The band was from Hannover and openly borrowed from the anarchopunk and peacepunk aesthetics, the Lp focusing a lot on the anti-Apartheid struggle, but google is unusually quiet about this lot. Sonically, although it would not be entirely true to qualify the album as a typical anarcho recording - there are hints of European hardcore punk - the spoken words, some of the moodier bits and songs are certainly reminiscent of Anti-System, Civilised Society or Conflict. This heavily UK-oriented sound could also be found in another 80's German band called Anti Heroes from Oberhausen (they were more of a mid-paced affair though) who had a song on a compilation called The ALF is watching and there's no place to hide... where you could also find Naturecore, Oi Polloi or Chumba. But, where Anti Heroes were just enjoyable, Enola Gay were arguably a very good band, a great one even when you consider their Ep Censored Bodies - Human Fission.
Recorded in 1987 only one year after the release of the album, but released in 1990 when Enola Gay were no more, the Ep would totally fit in the "classic records that no one knows" category, which I'm aware is something of an oxymoron since a record becomes a classic through the acclaim of a significant portion, and not just three nerds who are still constantly connected to soulseek in 2023. Maybe the band shot itself in the foot by taking a name that I suppose would have already been taken by the Danish Enola Gay, a band that is undeniably much better-known now than their German counterparts, although it is difficult to assess their popularity "back in the days" outside of Denmark. Our Enola Gay did appear on a tape released as early as 1984 that included live recordings of bands that played the Ajz venue in Bielefeld (you also have established bands like Neurotic Arseholes, Upright Citizens and even Wretched) so timing may not have been of the essence. There have been quite a few Enola Gays afterwards too so that homonymy may also have impaired the band's status, even more so with France's best 90's crust band having the same name. As a result, these German peace punks have remained a footnote, a cruel fate when one considers that many would be into their sound.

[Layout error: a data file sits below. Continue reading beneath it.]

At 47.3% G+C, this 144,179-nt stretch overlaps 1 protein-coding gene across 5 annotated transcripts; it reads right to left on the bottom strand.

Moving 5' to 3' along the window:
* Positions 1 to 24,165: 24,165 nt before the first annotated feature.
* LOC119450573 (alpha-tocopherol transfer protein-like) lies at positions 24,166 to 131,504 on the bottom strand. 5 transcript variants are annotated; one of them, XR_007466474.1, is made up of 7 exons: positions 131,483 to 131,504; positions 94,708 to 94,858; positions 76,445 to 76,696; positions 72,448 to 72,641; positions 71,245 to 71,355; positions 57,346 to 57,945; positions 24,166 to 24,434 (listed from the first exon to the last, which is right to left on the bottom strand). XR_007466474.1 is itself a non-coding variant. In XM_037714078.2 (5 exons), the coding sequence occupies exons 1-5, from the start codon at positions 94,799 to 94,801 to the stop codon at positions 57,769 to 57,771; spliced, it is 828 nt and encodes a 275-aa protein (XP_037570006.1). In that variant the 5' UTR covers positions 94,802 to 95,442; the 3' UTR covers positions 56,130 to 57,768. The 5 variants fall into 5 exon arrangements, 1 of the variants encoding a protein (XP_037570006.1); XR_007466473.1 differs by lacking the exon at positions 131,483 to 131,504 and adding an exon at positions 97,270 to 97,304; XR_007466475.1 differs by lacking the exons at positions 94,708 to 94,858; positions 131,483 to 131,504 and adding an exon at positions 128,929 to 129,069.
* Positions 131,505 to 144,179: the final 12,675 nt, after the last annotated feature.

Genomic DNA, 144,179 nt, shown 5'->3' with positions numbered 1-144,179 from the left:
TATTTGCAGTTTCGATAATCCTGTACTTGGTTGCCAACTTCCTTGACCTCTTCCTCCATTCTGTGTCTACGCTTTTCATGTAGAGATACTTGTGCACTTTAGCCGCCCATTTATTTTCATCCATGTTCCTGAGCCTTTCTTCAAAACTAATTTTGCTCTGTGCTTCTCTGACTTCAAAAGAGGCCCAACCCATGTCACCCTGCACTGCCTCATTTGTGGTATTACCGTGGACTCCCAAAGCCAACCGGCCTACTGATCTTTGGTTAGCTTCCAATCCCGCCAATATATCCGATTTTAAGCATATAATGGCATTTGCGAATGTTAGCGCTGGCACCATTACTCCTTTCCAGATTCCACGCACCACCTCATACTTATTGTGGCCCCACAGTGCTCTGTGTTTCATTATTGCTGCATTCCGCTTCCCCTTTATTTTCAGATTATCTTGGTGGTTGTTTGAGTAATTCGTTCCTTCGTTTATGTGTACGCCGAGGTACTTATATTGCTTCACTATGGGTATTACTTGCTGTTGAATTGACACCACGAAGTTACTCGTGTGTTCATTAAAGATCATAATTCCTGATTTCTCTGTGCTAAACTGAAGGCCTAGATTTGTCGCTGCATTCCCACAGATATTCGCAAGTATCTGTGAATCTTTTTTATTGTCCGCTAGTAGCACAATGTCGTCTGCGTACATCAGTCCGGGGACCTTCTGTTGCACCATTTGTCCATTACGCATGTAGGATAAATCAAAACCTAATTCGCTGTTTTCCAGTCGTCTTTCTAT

In any case, you can thank me whole-heartedly because if you are a fan of 80's anarchopunk then Hannover's Enola Gay are for you. With such a piece of knowledge, I guarantee you will be able to quizz and surpass rivals in order to ascertain your total domination over the local punk scene. Sure, the band was a little late to the 80's anarcho party but close your eyes, play the record, listen to the songwriting, the lyrics and you will have the impression, no the absolute certainty, that you have just unearthed an unreleased Mortarhate record from 1985. On this recording session, Enola Gay also have a female singer thus further reinforcing that classic UK anarcho touch. The first number, a feminist song, is reminiscent of The Sears and Civilised Society? while the next songs lovingly point in the direction of early Anti-System and Conflict for the first one and Icons of Filth and, well, Conflict again for the second (unsurprisingly the infamous Londoners were a major influence at the time). The last one, my favourite, is a deliciously fast and anthemic punk number with dual vocals not unlike Iconoclast and Potential Threat covering Toxic Waste's songs. Energetic punk at its very best. If this had been released in 1984 on Spiderleg or Mortarhate, we'd all be wearing Enola Gay shirts today, and by "all" I mean the same three nerds that are constantly connected on soulseek.
I am absolutely clueless about what the members became afterwards and to be honest, I don't really remember how I initially came across Enola Gay (through a blog I assume but I have not been able to track it). Censore Bodies - Human Fission was released on Enola Records (the band's own entity) and Double A Records (a label that was also responsible for Stengte Dorer, Sons of Sadism or the Attack is Now Suicide Lp). This Ep does not go for obscene prices on discogs so if you bump into it, you know what to do.